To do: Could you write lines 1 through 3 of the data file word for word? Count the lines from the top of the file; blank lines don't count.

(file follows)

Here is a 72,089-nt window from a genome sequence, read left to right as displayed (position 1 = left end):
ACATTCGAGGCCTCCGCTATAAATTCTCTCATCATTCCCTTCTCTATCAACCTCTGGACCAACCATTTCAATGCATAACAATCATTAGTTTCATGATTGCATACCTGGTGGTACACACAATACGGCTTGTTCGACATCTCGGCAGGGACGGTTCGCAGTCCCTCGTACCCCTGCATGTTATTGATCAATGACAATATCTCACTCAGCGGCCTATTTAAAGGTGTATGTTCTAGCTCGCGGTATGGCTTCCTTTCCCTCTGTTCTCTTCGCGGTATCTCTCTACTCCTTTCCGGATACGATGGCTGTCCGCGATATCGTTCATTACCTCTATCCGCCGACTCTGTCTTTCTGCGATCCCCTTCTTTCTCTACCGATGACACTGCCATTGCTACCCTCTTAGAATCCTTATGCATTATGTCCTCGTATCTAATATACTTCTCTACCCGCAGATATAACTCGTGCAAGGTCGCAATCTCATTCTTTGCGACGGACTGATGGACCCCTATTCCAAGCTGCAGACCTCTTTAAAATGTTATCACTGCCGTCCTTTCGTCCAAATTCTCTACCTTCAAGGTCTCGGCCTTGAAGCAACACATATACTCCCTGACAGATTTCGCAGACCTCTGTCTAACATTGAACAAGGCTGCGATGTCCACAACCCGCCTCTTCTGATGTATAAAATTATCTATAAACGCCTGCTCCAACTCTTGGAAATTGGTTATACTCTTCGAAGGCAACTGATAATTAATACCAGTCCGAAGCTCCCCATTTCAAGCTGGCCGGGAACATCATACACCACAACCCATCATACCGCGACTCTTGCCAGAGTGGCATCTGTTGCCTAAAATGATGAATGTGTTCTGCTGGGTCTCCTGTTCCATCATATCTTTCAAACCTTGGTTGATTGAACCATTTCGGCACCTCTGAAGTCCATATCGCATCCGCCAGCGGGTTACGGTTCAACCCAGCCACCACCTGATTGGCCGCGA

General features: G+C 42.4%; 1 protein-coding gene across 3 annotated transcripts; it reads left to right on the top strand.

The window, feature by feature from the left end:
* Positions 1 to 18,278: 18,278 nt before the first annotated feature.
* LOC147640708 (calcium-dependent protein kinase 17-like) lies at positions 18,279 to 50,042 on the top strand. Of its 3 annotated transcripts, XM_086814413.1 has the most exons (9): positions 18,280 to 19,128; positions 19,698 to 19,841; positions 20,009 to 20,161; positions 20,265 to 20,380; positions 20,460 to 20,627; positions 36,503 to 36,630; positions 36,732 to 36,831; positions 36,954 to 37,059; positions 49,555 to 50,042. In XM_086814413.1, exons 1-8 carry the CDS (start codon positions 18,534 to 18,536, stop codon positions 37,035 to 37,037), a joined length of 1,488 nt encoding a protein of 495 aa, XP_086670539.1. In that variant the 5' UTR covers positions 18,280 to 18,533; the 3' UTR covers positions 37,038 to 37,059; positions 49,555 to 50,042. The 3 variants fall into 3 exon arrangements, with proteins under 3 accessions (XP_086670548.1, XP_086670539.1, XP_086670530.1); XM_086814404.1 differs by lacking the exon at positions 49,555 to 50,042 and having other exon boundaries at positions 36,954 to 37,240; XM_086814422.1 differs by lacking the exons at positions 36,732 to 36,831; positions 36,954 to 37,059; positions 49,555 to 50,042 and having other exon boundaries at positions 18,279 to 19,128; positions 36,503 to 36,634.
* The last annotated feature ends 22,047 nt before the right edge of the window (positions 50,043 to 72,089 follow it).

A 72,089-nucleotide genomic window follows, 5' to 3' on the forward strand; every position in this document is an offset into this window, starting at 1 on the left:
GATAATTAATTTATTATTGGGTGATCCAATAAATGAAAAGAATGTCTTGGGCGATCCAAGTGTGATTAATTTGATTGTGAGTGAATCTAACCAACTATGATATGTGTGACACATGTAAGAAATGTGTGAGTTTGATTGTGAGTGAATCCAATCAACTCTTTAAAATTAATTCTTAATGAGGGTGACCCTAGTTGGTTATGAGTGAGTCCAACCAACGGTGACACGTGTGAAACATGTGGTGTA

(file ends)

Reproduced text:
Here is a 72,089-nt window from a genome sequence, read left to right as displayed (position 1 = left end):
ACATTCGAGGCCTCCGCTATAAATTCTCTCATCATTCCCTTCTCTATCAACCTCTGGACCAACCATTTCAATGCATAACAATCATTAGTTTCATGATTGCATACCTGGTGGTACACACAATACGGCTTGTTCGACATCTCGGCAGGGACGGTTCGCAGTCCCTCGTACCCCTGCATGTTATTGATCAATGACAATATCTCACTCAGCGGCCTATTTAAAGGTGTATGTTCTAGCTCGCGGTATGGCTTCCTTTCCCTCTGTTCTCTTCGCGGTATCTCTCTACTCCTTTCCGGATACGATGGCTGTCCGCGATATCGTTCATTACCTCTATCCGCCGACTCTGTCTTTCTGCGATCCCCTTCTTTCTCTACCGATGACACTGCCATTGCTACCCTCTTAGAATCCTTATGCATTATGTCCTCGTATCTAATATACTTCTCTACCCGCAGATATAACTCGTGCAAGGTCGCAATCTCATTCTTTGCGACGGACTGATGGACCCCTATTCCAAGCTGCAGACCTCTTTAAAATGTTATCACTGCCGTCCTTTCGTCCAAATTCTCTACCTTCAAGGTCTCGGCCTTGAAGCAACACATATACTCCCTGACAGATTTCGCAGACCTCTGTCTAACATTGAACAAGGCTGCGATGTCCACAACCCGCCTCTTCTGATGTATAAAATTATCTATAAACGCCTGCTCCAACTCTTGGAAATTGGTTATACTCTTCGAAGGCAACTGATAATTAATACCAGTCCGAAGCTCCCCATTTCAAGCTGGCCGGGAACATCATACACCACAACCCATCATACCGCGACTCTTGCCAGAGTGGCATCTGTTGCCTAAAATGATGAATGTGTTCTGCTGGGTCTCCTGTTCCATCATATCTTTCAAACCTTGGTTGATTGAACCATTTCGGCACCTCTGAAGTCCATATCGCATCCGCCAGCGGGTTACGGTTCAACCCAGCCACCACCTGATTGGCCGCGA

General features: G+C 42.4%; 1 protein-coding gene across 3 annotated transcripts; it reads left to right on the top strand.